interface is pleasantly bereft of any such pretences. Sure, it is at first like trying to decipher a code sent to earth from the land of Pyramidania by the angry Pyramidanians but, once you get used to their ways, it’s simply a set of triangles made up of four smaller triangles. Within these are the events that unfold like a boring Pyramidan orgami.
In short, the interface is fine and dandy and about 100% less irritating than DIRT 2
; an all-round win there then.
Dirty Pretty Things
One huge reason to like dirt 3
is the fact that it looks more than satisfactorily adequate. That’s a long-winded way of saying that the environments, from snow via desert dust to Scandinavian mud are all exactly driveable and in no way made me think: “Oh, look a tree has just appeared… out of the driving snow… just popped up… and just when I was getting used to the screen tearing around the corners.”
Sure, there’s some slow-down in multiplayer, but without using hyperbole such as "as gorgeous as you first thought Myst
was the first time you saw it” or “Like Uncharted 3
on a roller-coaster ride of acid on steroids”, everything is in its place and very good looking it is too.
The various cars, buggies and trucks are all true to nature; there are even a few wobbly exhaust pipes here and there. You also get a decent (not Forza
or even Burnout Paradise
decent but nevertheless decent) selection of motors before the necessity to purchase DLC kicks in. Sure, in my case and the case of every other reviewer, the DLC came free – so I was buzzing around in the kind of Lancia Stratos you can only pay for within moments of booting up, but that’s the perks.
Handling with Care
How does each of the range of vehicles handle in the range of environments and race types? How the hell would you know? That’s why you’re reading this. I can’t vouchsafe that each and every single one of them handles well enough to have the occasional prang but the rest of the time have a good chance of winning - or at least placing against friends or AI - but the ones I've driven do. The ones I’ve driven in my several or more hours of play handled about the same as they did in diRT 2
and in some cases better.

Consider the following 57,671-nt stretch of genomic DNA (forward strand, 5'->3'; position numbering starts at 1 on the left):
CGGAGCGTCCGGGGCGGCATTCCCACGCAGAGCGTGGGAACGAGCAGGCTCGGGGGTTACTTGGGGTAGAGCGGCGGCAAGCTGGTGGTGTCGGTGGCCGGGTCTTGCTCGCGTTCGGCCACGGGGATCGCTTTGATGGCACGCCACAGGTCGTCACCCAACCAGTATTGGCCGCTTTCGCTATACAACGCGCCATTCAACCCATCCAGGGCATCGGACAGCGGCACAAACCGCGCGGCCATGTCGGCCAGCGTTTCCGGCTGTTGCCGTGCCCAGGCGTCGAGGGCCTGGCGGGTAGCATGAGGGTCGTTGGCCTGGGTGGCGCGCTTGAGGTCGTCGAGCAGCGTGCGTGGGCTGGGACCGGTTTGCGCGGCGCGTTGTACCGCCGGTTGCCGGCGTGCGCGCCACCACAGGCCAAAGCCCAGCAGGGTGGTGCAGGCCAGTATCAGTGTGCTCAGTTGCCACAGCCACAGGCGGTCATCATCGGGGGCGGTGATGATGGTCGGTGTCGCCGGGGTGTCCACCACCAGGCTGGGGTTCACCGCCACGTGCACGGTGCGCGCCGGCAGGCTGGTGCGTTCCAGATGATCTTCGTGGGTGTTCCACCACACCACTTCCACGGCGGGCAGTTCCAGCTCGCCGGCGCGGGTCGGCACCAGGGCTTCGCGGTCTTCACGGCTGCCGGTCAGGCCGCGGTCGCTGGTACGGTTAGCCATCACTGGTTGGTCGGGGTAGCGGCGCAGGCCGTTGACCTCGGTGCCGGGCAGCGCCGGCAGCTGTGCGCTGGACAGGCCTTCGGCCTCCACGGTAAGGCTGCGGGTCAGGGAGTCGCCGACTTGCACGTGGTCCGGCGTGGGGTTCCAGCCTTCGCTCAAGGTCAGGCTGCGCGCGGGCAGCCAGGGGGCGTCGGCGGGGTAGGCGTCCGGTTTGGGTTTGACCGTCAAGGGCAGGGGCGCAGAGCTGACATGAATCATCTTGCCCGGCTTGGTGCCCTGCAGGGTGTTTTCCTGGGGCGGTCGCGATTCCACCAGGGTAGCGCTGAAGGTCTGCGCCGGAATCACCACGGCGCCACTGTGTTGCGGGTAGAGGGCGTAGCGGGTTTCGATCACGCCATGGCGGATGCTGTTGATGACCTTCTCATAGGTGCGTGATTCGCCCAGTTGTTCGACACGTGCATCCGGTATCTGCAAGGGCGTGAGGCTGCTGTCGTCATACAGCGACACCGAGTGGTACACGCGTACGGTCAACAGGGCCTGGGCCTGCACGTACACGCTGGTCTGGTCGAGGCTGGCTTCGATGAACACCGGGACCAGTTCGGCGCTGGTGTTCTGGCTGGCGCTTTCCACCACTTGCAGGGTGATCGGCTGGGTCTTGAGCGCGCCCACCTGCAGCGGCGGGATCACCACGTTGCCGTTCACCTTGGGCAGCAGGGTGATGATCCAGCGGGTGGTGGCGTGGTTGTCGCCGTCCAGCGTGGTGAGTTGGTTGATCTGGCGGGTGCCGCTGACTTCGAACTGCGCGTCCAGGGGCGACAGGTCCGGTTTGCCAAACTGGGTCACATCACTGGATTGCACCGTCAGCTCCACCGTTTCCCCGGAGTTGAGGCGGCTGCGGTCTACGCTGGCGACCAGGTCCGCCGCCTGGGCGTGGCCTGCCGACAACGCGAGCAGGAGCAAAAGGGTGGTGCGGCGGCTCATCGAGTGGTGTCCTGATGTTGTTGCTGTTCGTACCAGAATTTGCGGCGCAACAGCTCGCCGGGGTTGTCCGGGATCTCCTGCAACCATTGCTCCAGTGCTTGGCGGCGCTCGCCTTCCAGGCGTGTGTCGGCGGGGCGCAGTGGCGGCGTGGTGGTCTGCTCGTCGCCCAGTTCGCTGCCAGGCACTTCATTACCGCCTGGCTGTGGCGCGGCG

Yes, there are tweaks that you can make to gear ratios and ride-heights and braking, but these are on a small scale . While enough to make you – or me – feel that we’ve got under the bonnet, such tweaking as you can do take about 30 seconds before you’re back and running and congratulating yourself. It’s my-level tweaking, and I imagine mostly cosmetic. But if you want the big stuff, go and get a simulator.
Because this is, for the most part, fun. And good fun at that.
AI AI Oh!
What makes it fun if you’re not the sort who wants to take on the kind of people you wouldn’t invite to the pub but would buddy up to online, is the AI. I would like to see the AI from dIrT 3
take on the AI from MötöStörm Pacific Rift
because it would be a bloody, vicious and hilarious no-holds-barred battle to the death. I love the AI in dIrt 3
like they were my own family. Yes, you can tweak them too… just a little. But I’d propose that once you’ve gymkhana’d a bit to get the feeling of your chosen vehicles, that you crank the AI up to ‘Really as angry and annoying as a kid on Xbox Live’ and let rip. I promise you won’t regret it.
The introduction of Ken Block and his revved up ponies and annoying mates is a very, very clever and very enjoyable addition to the franchise. It does make the third iteration worth buying and enjoying. It does make you look differently at the way your cars handle. It is far, far more interesting and drivey than anything from Top Gear that was crankhandled into GT5. Aside from that and the much appreciated change of interface, there’s much of the same middle-ground driving game that DiRT 2 offered. Overall, I’d say, yes, if you enjoy a well made, well intentioned driving game that also enables two-player, local multiplayer on console and doesn’t require you to be hooked into Autolog-type ‘social’ nexus, then DiRT 3 is the one for you. Well done Codies.
SPOnG Score: 85%